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Publication numberUS7022709 B2
Publication typeGrant
Application numberUS 09/911,277
Publication dateApr 4, 2006
Filing dateJul 23, 2001
Priority dateAug 1, 2000
Fee statusLapsed
Also published asCA2417631A1, EP1307201A2, EP1307201B1, US20020132754, WO2002009713A2, WO2002009713A3
Publication number09911277, 911277, US 7022709 B2, US 7022709B2, US-B2-7022709, US7022709 B2, US7022709B2
InventorsFrank-Gerhard Böss, Martin Hendrix, Gerhard König, Ulrich Niewöhner, Karl-Heinz Schlemmer, Rudy Schreiber, Franz-Josef van der Staay, Dagmar Schauss
Original AssigneeBoess Frank-Gerhard, Martin Hendrix, Koenig Gerhard, Niewoehner Ulrich, Karl-Heinz Schlemmer, Rudy Schreiber, Van Der Staay Franz-Josef, Dagmar Schauss
Export CitationBiBTeX, EndNote, RefMan
External Links: USPTO, USPTO Assignment, Espacenet
Producing pharmaceuticals for improving perception, concentration, learning and/or memory.
US 7022709 B2
Abstract
The invention relates to the use of selective phosphodiesterase 2 (PDE 2) inhibitors for producing pharmaceuticals for improving perception, concentration, learning and/or memory.
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Claims(2)
1. A method for treating a disorder of perception, concentration, learning and/or memory, where said disorder of perception, concentration, learning and/or memory is a result of Alzheimer's disease, comprising administering to a mammal in need of such treatment an effective amount of a selective PDE 2 inhibitor which inhibits human PDE 2 more strongly than it inhibits the human cAMP PDEs 3B, 4B and 7B, and which has the general formula (I)
wherein
A=D represents N═N, N═CH or CR5═N, in which R5 denotes hydrogen, methyl, ethyl or methoxy,
R1 and R2 represent, together with the adjacent carbon atom, hydroxymethylene or carbonyl, and
R3 and R4 represent independently of one another methyl, ethyl, methoxy, ethoxy or a radical of the formula SO2NR6R7,
in which
R6 and R7 denote, independently of one another, hydrogen, C1–C6-alkyl, C3–C7-cycloalkyl, or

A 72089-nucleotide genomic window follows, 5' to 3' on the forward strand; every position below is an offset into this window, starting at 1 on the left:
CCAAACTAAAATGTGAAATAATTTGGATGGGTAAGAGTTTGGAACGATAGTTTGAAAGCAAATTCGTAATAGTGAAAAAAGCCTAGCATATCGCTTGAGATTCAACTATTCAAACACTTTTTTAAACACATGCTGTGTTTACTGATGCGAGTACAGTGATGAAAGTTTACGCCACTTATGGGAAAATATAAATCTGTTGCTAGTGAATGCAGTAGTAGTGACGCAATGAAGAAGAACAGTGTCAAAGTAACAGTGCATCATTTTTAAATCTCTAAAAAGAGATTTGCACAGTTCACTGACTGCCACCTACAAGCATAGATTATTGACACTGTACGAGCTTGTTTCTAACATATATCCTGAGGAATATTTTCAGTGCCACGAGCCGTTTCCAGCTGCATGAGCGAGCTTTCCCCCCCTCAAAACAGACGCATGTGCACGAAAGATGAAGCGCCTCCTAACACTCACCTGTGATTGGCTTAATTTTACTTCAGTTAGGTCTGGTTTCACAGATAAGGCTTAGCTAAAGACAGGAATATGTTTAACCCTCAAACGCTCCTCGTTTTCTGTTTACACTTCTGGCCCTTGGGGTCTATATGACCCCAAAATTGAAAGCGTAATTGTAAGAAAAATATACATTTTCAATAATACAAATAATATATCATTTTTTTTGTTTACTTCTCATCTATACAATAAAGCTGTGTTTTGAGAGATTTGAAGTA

R6 and R7 form, together with the adjacent nitrogen atom, an azetidin-1-yl, pyrrol-1-yl, piperid-1-yl, azepin-1-yl, 4-methylpiperazin-1-yl or morpholin-1-yl radical,
or a pharmaceutically acceptable salt thereof.
2. A method for treating a disorder of perception, concentration, learning and/or memory, where said disorder of perception, concentration, learning and/or memory is a result of Parkinson's disease, comprising administering to a mammal in need of such treatment an effective amount of a selective PDE 2 inhibitor which inhibits human PDE 2 more strongly than it inhibits the human cAMP PDEs 3B, 4B and 7B, and which has the general formula (I)
wherein
A=D represents N═N, N═CH or CR5═N, in which R5 denotes hydrogen, methyl, ethyl or methoxy,
R1 and R2 represent, together with the adjacent carbon atom, hydroxymethylene or carbonyl, and
R3 and R4 represent independently of one another methyl, ethyl, methoxy, ethoxy or a radical of the formula SO2NR6R7,
in which
R6 and R7 denote, independently of one another, hydrogen, C1–C6-alkyl, C3–C7-cycloalkyl, or
R6 and R7 form, together with the adjacent nitrogen atom, an azetidin-1-yl, pyrrol-1-yl, piperid-1-yl, azepin-1-yl, 4-methylpiperazin-1-yl or morpholin-1-yl radical,
or a pharmaceutically acceptable salt thereof.
Description

The invention relates to the use of selective phosphodiesterase 2 (PDE 2) inhibitors for producing pharmaceuticals for improving perception, concentration, learning and/or memory.